I once went on a date with a girl with whom I had the following exchange:
Me: I just started reading this new book.
Girl: What is it?
Me: The Perfect Storm. It’s great.
Girl: Great? Excuse me? Pffft. To me, Edith Wharton’s The House of Mirth is a great book. The Perfect Storm? Great? Please.
Needless to say, that was our only date. (You know how you often think of an awesome comeback to statements like that a little too late? If I were faced with that today, I’d gleefully retort, “What are you talking about? Nuts gave it an ‘A’!”) Her comment didn’t catch me by surprise, however; it was already clear from our first meeting that this girl had decided I was not a smart person. Not stupid, mind you, not unable to string together words in sentences without drooling on myself, but just not intelligent, not the way she, with her red-brick education and nice middle class upbringing, believed she was. How we actually ended up going out on a date still befuddles me.
But she was right, of course. Intelligence is one of the more nebulous, shifting concepts we have, and from my experience, if people consider you smart in a conventional fashion, you probably can’t change a tire. We all had that one person in our class who was a straight-A student, was involved in all the extracurricular activities, was accepted to a fancy private school, and typically wore her bra backwards.
At school in the Caribbean, I’m sad to say, I was that person (except for the bra thing, of course). Ninety-ninth percentile, on just about all the tests. I aced them all. When it came time for the 11-plus exam that everyone dreaded, I smashed that too, gaining entry to the country’s top secondary school. But after I received the result from my giddy school principal, she informed me my fly was open. And the day after winning a national essay competition and collecting a trophy for my efforts, I tried to change a lightbulb using a screwdriver.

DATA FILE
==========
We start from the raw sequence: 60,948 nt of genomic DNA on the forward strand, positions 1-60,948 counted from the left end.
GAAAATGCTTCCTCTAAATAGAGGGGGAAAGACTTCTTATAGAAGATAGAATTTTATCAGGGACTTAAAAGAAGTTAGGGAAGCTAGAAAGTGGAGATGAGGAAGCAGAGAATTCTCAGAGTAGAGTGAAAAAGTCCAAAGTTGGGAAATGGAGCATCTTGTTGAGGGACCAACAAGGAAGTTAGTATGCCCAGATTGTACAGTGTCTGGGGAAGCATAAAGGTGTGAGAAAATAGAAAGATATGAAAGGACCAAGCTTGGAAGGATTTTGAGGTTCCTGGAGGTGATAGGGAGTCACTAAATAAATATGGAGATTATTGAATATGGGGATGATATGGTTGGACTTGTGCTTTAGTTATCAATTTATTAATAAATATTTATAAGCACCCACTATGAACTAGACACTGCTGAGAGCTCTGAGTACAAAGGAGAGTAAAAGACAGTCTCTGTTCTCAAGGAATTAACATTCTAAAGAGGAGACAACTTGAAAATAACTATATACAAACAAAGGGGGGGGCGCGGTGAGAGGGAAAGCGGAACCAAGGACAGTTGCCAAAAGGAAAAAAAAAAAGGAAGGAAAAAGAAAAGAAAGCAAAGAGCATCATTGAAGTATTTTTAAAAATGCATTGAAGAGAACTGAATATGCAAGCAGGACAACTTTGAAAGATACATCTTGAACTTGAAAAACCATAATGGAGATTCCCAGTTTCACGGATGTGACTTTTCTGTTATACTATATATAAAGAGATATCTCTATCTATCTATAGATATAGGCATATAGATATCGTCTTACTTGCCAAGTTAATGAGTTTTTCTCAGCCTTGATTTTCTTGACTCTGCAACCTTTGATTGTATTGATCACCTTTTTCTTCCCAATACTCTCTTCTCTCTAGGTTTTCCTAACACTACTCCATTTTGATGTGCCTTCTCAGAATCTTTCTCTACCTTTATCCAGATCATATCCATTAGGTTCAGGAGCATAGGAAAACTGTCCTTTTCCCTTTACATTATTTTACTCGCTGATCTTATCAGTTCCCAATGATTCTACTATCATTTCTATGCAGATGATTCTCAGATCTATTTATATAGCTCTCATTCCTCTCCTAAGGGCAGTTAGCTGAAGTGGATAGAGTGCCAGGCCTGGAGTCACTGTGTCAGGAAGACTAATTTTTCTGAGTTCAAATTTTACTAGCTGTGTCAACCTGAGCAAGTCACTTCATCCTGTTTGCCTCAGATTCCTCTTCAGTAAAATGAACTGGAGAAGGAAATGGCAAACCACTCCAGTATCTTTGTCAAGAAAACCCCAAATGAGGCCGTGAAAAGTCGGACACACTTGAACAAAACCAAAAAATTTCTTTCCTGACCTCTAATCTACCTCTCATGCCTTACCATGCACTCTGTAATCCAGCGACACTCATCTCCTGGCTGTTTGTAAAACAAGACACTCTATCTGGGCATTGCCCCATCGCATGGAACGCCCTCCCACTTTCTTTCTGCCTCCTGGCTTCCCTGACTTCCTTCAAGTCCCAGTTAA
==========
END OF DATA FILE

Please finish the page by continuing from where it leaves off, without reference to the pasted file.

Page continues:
How does one define intelligence? I’m excellent at trivia and bits of seemingly useless information. If you wake me up in the middle of the night and ask me which movies won the Oscar for Best Picture in the last decade or who holds the record for most wickets in a cricket season, I can tell you. (The King’s Speech, The Hurt Locker, Slumdog Millionaire, No Country For Old Men, The Departed, Crash, Million Dollar Baby, Lord Of The Rings: Return Of The King, Chicago, A Beautiful Mind and Gladiator; Tich Freeman, with 304 in 1928. Thank you, thank you.) Ask me why I threw the house keys in the bin yesterday and put the crumpled scrap of paper in my pocket instead, I have no answer… Get my drift?
They say that Einstein couldn’t tie his shoes, and, truth be told, I’m kind of grasping onto that idea. Because there are so many things in this world that I cannot do. To some people, not being able to do them makes me a moron. To others, it’s a sign of my intelligence.
It all depends on whom you hang around and what you value. When I’m back visitng the Caribbean, I sometimes try to tell myself that I’m smarter, that I had the otherworldly insight to leave, which the sorry minions I grew up with lacked. It’s incredibly stupid and condescending, of course, but I actually had the temerity to imply this to a friend there once. She looked at me. “David, you pay thousands a month in rent and you live thousands of miles from your family and best friends. I have a mortgage that’s half that, I can see my friends and family anytime I want, and I have a proper detached house near the beach with loads of outdoor space. Tell me again how smart you are.”
To change the subject, I sprung up a cerebral monologue about snot.
There is this girl I like. I think she’s really intelligent. There is no doubt in my mind.
I was describing her to another friend recently: “She’s smart. She’s creative. She’s ambitious and she has drive. I think she gets what’s important in life. She helps people and she also knows how to take care of herself. Doesn’t take shit from anyone. She seems to have the right idea about getting the most out of life, and she wants to do it on her own terms. When I look at everyone else I know, she’s just about one of the smartest people I’ve met for a long time.”
My friend was unimpressed. “So you’re saying that she’s really nice. That’s not smart. That’s nice.”
But I’m serious. To me, that’s what intelligence is. An understanding of your place in the world, the wisdom that comes with being comfortable with who you are, an inherent sense of empathy for every speck of humanity that crosses your path. That’s smart. Being able to realise what really matters.
In other words, I’m an idiot.